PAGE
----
In the fight against cancer, data analytics has been, and will continue to be, key in developing new treatments, understanding treatment efficacy, and identify gaps in current treatment methodologies. The proposed solution presented here will help visualize the USPTO cancer related patent information, which will enable decision makers identify trends in patent applications, potentially influencing regulation to incentivize investments in critical areas.
The proposed solution had 3 main guiding principles:
- Flexible – the solution needs to be flexible enough so users will be able to align visualizations to the question they are looking to answer, with minimal technical know-how. Visualizations need to be adjustable so that users could change between variables based on the question at hand.
- Intuitive – the solution will require users to create their own filters and visualizations (if users require something other than the pre-set visualizations), but will not require users to spend a significant amount of time on understanding how it works or how to change visualization settings.
- Detail oriented – the solution will include simple summary visualizations which are backed up by a large dataset, which can be automatically refreshed. Details could also be identified by applying, or removing, certain filters.
Based on the above, we recommend a solution that will be based on Spotfire® – a cloud visualization software that is publicly available and has multiple uses in pharmaceutical research and trend analysis and visualization.
The Spotfire® dashboard that was created includes several screens –
- Main screen – the main screen will include pre-set visualizations that will provide information on 1) time from patent grant to FDA approval, 2) number of filed patents by year, 3) percentage of filed patents by category, and 4) clutter plot showing ingredients by treatment types and manufactures.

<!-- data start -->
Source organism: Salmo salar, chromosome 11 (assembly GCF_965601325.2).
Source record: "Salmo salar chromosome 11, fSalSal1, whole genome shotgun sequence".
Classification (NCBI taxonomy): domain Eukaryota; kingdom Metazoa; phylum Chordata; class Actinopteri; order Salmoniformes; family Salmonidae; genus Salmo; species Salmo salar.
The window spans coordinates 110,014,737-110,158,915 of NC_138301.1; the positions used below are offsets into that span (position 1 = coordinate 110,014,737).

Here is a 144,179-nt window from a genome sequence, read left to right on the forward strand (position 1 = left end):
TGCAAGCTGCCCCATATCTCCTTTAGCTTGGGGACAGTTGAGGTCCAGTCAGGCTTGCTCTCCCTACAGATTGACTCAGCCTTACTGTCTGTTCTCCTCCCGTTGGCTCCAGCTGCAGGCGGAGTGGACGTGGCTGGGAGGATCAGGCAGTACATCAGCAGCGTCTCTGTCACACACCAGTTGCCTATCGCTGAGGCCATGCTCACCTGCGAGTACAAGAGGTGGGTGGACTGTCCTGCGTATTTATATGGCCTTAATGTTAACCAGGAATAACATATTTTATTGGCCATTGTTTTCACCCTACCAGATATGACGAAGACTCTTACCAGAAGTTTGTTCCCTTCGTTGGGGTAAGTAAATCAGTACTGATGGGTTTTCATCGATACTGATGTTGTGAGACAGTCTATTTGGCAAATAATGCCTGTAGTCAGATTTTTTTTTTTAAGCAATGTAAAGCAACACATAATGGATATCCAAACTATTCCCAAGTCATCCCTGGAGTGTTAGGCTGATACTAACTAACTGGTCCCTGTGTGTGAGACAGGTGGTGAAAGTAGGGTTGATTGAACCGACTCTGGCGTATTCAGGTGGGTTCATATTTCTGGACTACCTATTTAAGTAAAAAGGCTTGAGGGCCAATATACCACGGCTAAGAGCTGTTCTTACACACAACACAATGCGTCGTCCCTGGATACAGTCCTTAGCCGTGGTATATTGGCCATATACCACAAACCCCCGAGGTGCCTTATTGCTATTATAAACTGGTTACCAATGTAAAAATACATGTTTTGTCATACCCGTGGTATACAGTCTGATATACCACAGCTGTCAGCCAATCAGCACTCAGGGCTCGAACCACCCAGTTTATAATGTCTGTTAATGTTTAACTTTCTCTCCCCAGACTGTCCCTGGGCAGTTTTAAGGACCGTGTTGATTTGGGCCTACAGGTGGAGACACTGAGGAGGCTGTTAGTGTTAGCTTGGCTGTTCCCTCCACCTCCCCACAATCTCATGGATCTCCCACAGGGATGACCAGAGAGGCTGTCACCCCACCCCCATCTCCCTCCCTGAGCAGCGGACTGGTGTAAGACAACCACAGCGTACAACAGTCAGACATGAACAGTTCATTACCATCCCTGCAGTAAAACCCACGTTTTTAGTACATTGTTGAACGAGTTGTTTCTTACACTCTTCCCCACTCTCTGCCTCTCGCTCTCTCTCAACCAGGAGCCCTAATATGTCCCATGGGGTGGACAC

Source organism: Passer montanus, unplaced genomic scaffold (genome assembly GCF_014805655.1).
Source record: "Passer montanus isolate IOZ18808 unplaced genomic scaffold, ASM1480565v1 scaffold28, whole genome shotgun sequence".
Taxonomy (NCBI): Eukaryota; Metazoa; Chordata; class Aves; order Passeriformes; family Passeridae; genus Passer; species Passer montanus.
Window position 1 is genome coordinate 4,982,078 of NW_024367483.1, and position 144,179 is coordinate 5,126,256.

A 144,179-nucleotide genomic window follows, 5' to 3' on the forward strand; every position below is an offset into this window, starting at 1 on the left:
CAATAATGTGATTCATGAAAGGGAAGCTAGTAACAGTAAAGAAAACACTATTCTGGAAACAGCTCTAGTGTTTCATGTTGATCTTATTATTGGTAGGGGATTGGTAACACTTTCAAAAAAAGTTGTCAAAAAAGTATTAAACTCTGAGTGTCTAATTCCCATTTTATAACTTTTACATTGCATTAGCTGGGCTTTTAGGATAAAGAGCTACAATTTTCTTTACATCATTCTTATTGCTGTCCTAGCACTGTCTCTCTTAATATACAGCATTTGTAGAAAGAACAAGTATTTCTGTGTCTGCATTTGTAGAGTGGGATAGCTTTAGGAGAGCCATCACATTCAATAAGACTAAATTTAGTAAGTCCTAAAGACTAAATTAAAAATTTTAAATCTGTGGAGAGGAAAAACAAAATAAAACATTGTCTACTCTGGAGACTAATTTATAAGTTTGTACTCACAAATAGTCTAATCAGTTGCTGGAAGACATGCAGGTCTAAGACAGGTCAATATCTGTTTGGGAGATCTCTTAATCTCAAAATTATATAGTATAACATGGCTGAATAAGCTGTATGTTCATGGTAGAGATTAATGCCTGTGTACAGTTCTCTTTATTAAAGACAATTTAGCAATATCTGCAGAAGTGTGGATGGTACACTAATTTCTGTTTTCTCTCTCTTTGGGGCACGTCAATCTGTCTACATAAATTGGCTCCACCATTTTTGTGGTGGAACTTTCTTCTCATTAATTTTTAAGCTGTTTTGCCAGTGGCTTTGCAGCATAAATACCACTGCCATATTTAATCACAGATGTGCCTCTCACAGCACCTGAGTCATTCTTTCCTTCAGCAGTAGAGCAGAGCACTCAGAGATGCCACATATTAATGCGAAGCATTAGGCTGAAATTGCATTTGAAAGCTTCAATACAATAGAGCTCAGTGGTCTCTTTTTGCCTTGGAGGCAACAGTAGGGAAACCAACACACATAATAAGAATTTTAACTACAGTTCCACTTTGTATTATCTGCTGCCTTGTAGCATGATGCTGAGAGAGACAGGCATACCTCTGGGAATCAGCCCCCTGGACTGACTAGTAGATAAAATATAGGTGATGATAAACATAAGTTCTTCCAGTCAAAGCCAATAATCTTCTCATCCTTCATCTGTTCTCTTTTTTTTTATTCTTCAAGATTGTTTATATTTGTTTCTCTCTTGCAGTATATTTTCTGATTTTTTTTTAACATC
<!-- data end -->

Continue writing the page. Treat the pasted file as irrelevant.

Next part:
- Users can then filter results by filters such as active ingredient, filling date, manufacturer, CPC / IPC / USPC, type of application, NIH grant, FDA trade name, and many more.
- A change to the above filters will change all visualizations on the main screen, but will not impact the sub-screens.
- Sub-screens – each one of the four sub-screens includes a deep-dive into one of the visualizations on the main screen, enabling users to analyze information in more detail.
So what’s next?
Using this database and tool has its benefits, but it will be limited if used in a silo, without incorporating other data sources and / or developing additional visualizations. For example, matching patient level data with treatments stemming from patents in the cancer disease area would allow analysis around the connection of patent types, time from filling to approval and potentially manufacturer to co-pay amounts and patient longevity. In direct connection with the USPTO, this could provide insights into how the USPTO decisions on patents could impact patient’s quality of life and long-term healthcare costs. Furthermore, linking this dataset with FDA label information for approved drugs will provide additional insight into the correlation between cancer indications and their respective patent applications life-cycle.
We’ve spent a lot of time developing this dashboard, and know it could provide many valuable insights to those who spend time looking at the possibilities it provides in data analytics. However, we are also cognizant of the fact that this is only a first step in visualizing and deriving valuable insights into the disease area that touches, and is touched by, many.
We are happy to answer any questions that might arise, and value your feedback.
Jane Zhang, PHD
Yair Markovits, MBA
* Spotfire® is a registered trademark of TIBCO Software Inc. The authors of this proposal are not affiliated with Spotfire® or TIBCO Software Inc.